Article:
I get a constant stream of requests to look at new startups or to announce something that a startup just did.
As you’d guess, I can’t do it, as much as I love to chat about startups, by which I mean swapping wisdom with fellow entrepreneurs, by which I mean stoke my ego by telling strangers what to do with neither repercussion nor responsibility.
Most of the email is truly spam. But even for the legit stuff, the problem is time. The joke is:
How much time does a startup take?
All of it.
Which leaves no time for “can I pick your brain for 15 minutes” or “can I get your feedback on my pitch deck” and especially “can you spread the word on your blog.”
Some are incredulous that I can’t afford to have a pricking of the brain for a measly little 15 minutes, but the reason has been covered by folks like Paul Graham explaining how one small meeting blows away a day’s worth of productivity and Dharmesh Shah on how his inbox is overwhelmed he has no choice but to say “no” to everything.
But still, one occasionally makes it through. How do those exceptions pierce my fearsome firewall?
I was curious myself, so I inspected a variety of recent email to see which never had a chance, which could have worked but didn’t, and which I actually engaged with. Here’s what I found.
Anything longer than 150 words means you’ve assigned me a project. I’m racing gazelle-like through an inbox bristling with questions and information actually related to my Real Job, and you’ve thrown up a roadblock. It’s not only the time it takes to read, but surely this treatise is explaining something complicated — telling a story, painting context, articulating details, etc.. In the same way it takes special energy to grok source code you didn’t write, I don’t have the special energy to engage.
To force the issue, the email address I publish on my “About me” page goes to a Shortmail account, which prevents messages longer than 500 characters. Still, I’ll get emails complaining about how they couldn’t possibly pen their missive inside this ridiculous limitation, demanding that I provide an alternate email address, all while forgetting to say anything about who they are or what they were going to tell me.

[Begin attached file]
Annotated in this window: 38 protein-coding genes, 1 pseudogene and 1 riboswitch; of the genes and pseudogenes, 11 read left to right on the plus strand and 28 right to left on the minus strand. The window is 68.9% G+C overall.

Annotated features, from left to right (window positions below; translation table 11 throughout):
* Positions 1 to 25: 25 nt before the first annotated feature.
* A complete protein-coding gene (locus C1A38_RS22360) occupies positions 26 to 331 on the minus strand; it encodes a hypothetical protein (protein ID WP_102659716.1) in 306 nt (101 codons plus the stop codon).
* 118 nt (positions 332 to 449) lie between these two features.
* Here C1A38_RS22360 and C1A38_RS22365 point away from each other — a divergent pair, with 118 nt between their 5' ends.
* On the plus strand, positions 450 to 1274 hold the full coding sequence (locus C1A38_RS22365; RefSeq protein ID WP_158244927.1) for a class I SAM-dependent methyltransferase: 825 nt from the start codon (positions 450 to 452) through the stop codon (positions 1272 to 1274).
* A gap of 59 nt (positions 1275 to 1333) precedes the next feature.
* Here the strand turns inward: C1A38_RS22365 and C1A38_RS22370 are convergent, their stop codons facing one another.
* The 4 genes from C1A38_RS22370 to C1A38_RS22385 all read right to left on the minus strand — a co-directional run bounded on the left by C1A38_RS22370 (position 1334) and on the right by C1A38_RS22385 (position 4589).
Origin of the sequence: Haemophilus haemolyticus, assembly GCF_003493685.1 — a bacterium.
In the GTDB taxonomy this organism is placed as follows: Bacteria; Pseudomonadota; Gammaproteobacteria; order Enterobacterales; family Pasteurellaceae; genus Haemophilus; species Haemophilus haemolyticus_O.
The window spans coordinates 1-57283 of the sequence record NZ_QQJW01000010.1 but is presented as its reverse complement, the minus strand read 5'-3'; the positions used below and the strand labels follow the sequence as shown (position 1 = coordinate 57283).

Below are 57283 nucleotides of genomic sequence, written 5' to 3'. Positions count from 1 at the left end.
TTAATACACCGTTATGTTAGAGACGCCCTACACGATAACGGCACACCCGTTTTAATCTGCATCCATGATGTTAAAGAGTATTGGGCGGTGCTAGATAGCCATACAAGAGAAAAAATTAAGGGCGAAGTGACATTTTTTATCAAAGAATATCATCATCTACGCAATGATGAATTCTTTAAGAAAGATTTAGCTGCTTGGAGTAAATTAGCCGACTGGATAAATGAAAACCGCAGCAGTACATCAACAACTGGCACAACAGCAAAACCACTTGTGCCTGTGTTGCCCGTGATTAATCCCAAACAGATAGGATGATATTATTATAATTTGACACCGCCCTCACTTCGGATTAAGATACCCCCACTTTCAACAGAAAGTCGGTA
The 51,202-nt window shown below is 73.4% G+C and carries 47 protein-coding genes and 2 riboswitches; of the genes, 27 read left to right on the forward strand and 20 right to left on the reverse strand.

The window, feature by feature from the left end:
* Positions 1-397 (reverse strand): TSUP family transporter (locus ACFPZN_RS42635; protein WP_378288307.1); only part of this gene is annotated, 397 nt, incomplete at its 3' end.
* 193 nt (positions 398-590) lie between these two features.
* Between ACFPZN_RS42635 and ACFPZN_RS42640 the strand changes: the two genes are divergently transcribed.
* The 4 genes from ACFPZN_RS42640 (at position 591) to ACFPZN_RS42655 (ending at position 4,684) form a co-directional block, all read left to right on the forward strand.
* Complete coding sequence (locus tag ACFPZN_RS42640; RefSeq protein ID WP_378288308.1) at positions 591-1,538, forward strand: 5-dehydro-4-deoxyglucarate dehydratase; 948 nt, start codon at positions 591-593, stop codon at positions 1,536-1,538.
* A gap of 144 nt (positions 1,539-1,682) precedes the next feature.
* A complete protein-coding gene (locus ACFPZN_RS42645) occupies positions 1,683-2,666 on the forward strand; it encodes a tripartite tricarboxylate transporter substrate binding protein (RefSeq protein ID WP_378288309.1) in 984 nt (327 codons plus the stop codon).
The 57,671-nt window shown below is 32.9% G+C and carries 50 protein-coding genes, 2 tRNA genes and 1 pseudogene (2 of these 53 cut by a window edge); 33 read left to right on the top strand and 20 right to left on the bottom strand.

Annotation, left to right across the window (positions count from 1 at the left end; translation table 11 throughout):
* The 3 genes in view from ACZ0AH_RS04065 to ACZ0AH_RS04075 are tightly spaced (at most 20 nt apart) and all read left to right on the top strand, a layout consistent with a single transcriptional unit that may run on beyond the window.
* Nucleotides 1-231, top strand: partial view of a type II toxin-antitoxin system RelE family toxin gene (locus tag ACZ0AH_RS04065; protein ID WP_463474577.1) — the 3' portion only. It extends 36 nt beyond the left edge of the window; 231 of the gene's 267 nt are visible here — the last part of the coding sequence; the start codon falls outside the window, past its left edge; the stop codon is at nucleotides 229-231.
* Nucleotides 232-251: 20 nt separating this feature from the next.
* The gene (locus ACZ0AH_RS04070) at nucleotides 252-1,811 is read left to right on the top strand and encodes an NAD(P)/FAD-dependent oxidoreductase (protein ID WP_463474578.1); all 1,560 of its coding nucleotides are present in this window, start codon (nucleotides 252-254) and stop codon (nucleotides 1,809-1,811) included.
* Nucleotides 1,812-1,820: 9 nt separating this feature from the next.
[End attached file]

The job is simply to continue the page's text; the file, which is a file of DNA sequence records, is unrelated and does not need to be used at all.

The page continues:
Those get marked as spam.
Plausible, Interesting Call to Action
I get 5-10 emails daily asking if I will “help spread the word” about something.
The following is an actual email I just received, and in fact prompted me to write this post. I’ve removed details because I have no desire to call anyone out. It’s typical:
COMPANY has just completed its first startup accelerator program. I
had emailed you in August before we first started the program and I wanted
to invite you to take a look at some of these new tech-businesses in our
I would love for you to join us and would greatly appreciate if you could
share the news on your blog or Twitter.
There are two calls to action here: (A) Look at a handful of new businesses; (B) Share the news.
The call-to-action is giving me a job to do, and one thing I don’t need is another job, so it has to be clear, sensible, and something that I plausibly would agree to do.
This email fails in both regards, for different reasons.
On (A), I don’t know what “take a look at means.” Scan overviews? Meet founders? Provide advice? Be pitched at? How many companies? Where’s a link?
There’s no way I can even evaluate what I’m being asked to do, and my general (asshole) attitude is that if they can’t articulate why I should be interested, then I’m not interested.
The correct way to have done this is to figure out what would make me personally interested. Like, pick the company most similar to a company I’ve built or that I’ve talked about before or that I advise or have invested in (check AngelList). Then you can say something like, “Company XYZ does PDQ which is similar to ABC which I know you’re deep in, so I wonder whether you’d be interested in help these guys with some strategic and tactical questions. Since you’re familiar with the space, 15 minutes might go a long way.”
Or: “I know you do a podcast with startup advice. I have 7 companies here I think you’d find interesting, and they all need advice! Could we schedule a podcast episode just for our accelerator group? It would take two hours, but I think it would be fun for everyone.”